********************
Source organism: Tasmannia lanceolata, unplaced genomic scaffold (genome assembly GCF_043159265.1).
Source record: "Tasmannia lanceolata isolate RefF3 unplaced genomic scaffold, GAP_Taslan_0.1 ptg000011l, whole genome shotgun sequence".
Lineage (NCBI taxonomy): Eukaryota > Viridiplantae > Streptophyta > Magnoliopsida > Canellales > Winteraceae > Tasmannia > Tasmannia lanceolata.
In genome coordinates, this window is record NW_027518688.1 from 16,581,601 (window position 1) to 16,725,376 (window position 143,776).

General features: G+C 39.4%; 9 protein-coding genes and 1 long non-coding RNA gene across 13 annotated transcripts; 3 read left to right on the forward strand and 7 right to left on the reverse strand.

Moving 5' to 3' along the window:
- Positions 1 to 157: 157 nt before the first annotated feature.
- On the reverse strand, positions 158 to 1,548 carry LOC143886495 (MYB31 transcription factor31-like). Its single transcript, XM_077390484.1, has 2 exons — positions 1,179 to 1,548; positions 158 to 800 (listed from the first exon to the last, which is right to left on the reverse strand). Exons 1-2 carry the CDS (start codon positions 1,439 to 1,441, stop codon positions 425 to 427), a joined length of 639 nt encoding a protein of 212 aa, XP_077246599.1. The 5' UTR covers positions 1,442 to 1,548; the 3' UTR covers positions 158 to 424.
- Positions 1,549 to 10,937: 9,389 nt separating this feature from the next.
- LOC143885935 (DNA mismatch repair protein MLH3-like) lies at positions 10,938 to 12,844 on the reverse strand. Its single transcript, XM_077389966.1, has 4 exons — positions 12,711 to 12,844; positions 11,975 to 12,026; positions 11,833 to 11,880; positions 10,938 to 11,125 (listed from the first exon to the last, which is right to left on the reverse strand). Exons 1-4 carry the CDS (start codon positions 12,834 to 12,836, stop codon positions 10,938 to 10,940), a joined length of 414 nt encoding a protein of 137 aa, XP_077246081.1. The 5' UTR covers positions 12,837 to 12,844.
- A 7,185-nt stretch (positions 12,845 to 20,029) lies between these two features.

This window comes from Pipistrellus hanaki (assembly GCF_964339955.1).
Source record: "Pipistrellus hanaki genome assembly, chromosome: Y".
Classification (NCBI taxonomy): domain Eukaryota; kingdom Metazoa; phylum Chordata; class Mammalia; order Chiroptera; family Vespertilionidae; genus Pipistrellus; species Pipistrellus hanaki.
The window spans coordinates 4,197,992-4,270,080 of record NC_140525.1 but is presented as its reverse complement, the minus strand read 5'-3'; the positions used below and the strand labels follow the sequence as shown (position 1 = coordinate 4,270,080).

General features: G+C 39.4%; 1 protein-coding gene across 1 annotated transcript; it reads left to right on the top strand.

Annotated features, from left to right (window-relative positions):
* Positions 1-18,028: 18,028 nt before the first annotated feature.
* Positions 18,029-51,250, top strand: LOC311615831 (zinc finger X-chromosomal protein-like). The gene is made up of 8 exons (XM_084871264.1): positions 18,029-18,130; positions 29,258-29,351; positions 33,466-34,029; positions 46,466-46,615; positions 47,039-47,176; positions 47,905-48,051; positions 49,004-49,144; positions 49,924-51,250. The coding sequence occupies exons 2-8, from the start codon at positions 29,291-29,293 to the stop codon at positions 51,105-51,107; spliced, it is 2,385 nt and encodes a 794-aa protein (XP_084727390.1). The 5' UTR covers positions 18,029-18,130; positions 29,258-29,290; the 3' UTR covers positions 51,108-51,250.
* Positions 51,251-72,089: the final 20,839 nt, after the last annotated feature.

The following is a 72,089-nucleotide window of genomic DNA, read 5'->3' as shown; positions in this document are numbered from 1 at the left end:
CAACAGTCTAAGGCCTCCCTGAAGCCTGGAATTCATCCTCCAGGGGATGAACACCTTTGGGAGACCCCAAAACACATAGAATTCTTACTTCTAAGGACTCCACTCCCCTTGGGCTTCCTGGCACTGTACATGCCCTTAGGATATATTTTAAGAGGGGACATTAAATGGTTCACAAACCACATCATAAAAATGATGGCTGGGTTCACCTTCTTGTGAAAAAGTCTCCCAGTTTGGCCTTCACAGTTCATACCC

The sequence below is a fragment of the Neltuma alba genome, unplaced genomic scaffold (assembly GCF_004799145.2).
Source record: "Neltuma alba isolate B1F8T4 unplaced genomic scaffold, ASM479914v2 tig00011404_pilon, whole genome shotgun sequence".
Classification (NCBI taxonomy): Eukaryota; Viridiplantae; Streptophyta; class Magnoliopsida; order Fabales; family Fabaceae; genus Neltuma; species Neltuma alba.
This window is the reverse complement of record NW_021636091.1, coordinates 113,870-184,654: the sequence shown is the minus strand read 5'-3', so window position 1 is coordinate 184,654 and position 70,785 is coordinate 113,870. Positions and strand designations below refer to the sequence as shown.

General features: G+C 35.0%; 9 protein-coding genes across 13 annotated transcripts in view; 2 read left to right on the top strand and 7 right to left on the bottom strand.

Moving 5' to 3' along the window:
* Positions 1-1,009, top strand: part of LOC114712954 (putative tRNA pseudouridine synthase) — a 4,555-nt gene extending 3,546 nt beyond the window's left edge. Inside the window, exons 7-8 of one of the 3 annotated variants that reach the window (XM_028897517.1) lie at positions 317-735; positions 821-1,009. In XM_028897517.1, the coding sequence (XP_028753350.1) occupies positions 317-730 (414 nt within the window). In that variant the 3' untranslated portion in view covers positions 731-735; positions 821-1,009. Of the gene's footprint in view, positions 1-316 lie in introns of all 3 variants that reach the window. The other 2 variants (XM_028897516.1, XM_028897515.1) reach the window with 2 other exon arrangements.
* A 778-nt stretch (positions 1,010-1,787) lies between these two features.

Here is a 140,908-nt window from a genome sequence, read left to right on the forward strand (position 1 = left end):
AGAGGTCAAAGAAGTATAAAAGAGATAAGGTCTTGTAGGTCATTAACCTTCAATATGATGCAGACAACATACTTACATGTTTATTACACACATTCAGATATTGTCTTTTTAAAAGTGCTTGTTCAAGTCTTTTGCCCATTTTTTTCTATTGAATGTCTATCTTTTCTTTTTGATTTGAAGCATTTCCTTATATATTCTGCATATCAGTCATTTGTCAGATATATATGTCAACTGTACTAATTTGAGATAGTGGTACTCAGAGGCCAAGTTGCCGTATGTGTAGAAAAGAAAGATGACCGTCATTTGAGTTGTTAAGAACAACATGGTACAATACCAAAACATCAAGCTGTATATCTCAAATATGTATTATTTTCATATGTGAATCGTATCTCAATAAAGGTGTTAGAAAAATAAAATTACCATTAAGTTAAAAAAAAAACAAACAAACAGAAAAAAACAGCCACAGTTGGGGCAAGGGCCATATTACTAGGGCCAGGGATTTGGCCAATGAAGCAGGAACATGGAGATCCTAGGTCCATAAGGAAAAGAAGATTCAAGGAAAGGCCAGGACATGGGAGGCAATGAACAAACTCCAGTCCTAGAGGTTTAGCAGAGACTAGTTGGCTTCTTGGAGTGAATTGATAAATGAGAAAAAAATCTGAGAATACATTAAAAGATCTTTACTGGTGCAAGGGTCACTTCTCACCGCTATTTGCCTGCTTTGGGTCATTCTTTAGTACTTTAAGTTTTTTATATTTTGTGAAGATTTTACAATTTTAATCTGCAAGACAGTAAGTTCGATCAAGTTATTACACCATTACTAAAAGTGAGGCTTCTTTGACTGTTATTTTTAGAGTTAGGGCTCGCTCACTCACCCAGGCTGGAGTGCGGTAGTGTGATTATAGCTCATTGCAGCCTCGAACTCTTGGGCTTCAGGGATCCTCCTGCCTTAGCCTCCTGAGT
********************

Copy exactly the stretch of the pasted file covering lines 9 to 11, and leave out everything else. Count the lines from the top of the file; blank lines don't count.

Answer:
- Positions 1,549 to 10,937: 9,389 nt separating this feature from the next.
- LOC143885935 (DNA mismatch repair protein MLH3-like) lies at positions 10,938 to 12,844 on the reverse strand. Its single transcript, XM_077389966.1, has 4 exons — positions 12,711 to 12,844; positions 11,975 to 12,026; positions 11,833 to 11,880; positions 10,938 to 11,125 (listed from the first exon to the last, which is right to left on the reverse strand). Exons 1-4 carry the CDS (start codon positions 12,834 to 12,836, stop codon positions 10,938 to 10,940), a joined length of 414 nt encoding a protein of 137 aa, XP_077246081.1. The 5' UTR covers positions 12,837 to 12,844.
- A 7,185-nt stretch (positions 12,845 to 20,029) lies between these two features.